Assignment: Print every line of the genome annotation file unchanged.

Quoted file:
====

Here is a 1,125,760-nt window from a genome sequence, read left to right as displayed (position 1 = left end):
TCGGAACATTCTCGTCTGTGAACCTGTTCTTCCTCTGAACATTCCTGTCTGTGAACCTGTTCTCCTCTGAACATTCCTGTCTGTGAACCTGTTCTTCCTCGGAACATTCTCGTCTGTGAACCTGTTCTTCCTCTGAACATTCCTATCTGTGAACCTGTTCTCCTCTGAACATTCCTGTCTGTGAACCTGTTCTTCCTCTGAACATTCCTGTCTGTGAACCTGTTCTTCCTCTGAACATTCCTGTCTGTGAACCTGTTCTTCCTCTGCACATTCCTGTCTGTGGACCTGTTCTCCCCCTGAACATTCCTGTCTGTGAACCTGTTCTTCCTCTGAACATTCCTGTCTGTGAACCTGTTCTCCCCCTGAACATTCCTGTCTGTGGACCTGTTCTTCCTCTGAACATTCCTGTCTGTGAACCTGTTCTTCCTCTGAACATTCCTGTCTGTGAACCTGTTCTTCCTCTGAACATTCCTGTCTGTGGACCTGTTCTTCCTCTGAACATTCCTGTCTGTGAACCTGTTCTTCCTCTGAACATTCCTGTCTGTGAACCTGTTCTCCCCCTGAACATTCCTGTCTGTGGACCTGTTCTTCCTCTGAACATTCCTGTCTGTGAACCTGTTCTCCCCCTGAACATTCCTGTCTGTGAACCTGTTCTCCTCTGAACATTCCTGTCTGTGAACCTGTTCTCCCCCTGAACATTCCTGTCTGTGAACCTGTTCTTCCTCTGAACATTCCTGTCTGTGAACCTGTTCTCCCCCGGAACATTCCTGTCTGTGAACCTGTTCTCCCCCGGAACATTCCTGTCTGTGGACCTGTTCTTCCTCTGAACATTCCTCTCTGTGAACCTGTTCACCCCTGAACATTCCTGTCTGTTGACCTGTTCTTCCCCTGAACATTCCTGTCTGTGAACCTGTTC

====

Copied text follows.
Here is a 1,125,760-nt window from a genome sequence, read left to right as displayed (position 1 = left end):
TCGGAACATTCTCGTCTGTGAACCTGTTCTTCCTCTGAACATTCCTGTCTGTGAACCTGTTCTCCTCTGAACATTCCTGTCTGTGAACCTGTTCTTCCTCGGAACATTCTCGTCTGTGAACCTGTTCTTCCTCTGAACATTCCTATCTGTGAACCTGTTCTCCTCTGAACATTCCTGTCTGTGAACCTGTTCTTCCTCTGAACATTCCTGTCTGTGAACCTGTTCTTCCTCTGAACATTCCTGTCTGTGAACCTGTTCTTCCTCTGCACATTCCTGTCTGTGGACCTGTTCTCCCCCTGAACATTCCTGTCTGTGAACCTGTTCTTCCTCTGAACATTCCTGTCTGTGAACCTGTTCTCCCCCTGAACATTCCTGTCTGTGGACCTGTTCTTCCTCTGAACATTCCTGTCTGTGAACCTGTTCTTCCTCTGAACATTCCTGTCTGTGAACCTGTTCTTCCTCTGAACATTCCTGTCTGTGGACCTGTTCTTCCTCTGAACATTCCTGTCTGTGAACCTGTTCTTCCTCTGAACATTCCTGTCTGTGAACCTGTTCTCCCCCTGAACATTCCTGTCTGTGGACCTGTTCTTCCTCTGAACATTCCTGTCTGTGAACCTGTTCTCCCCCTGAACATTCCTGTCTGTGAACCTGTTCTCCTCTGAACATTCCTGTCTGTGAACCTGTTCTCCCCCTGAACATTCCTGTCTGTGAACCTGTTCTTCCTCTGAACATTCCTGTCTGTGAACCTGTTCTCCCCCGGAACATTCCTGTCTGTGAACCTGTTCTCCCCCGGAACATTCCTGTCTGTGGACCTGTTCTTCCTCTGAACATTCCTCTCTGTGAACCTGTTCACCCCTGAACATTCCTGTCTGTTGACCTGTTCTTCCCCTGAACATTCCTGTCTGTGAACCTGTTC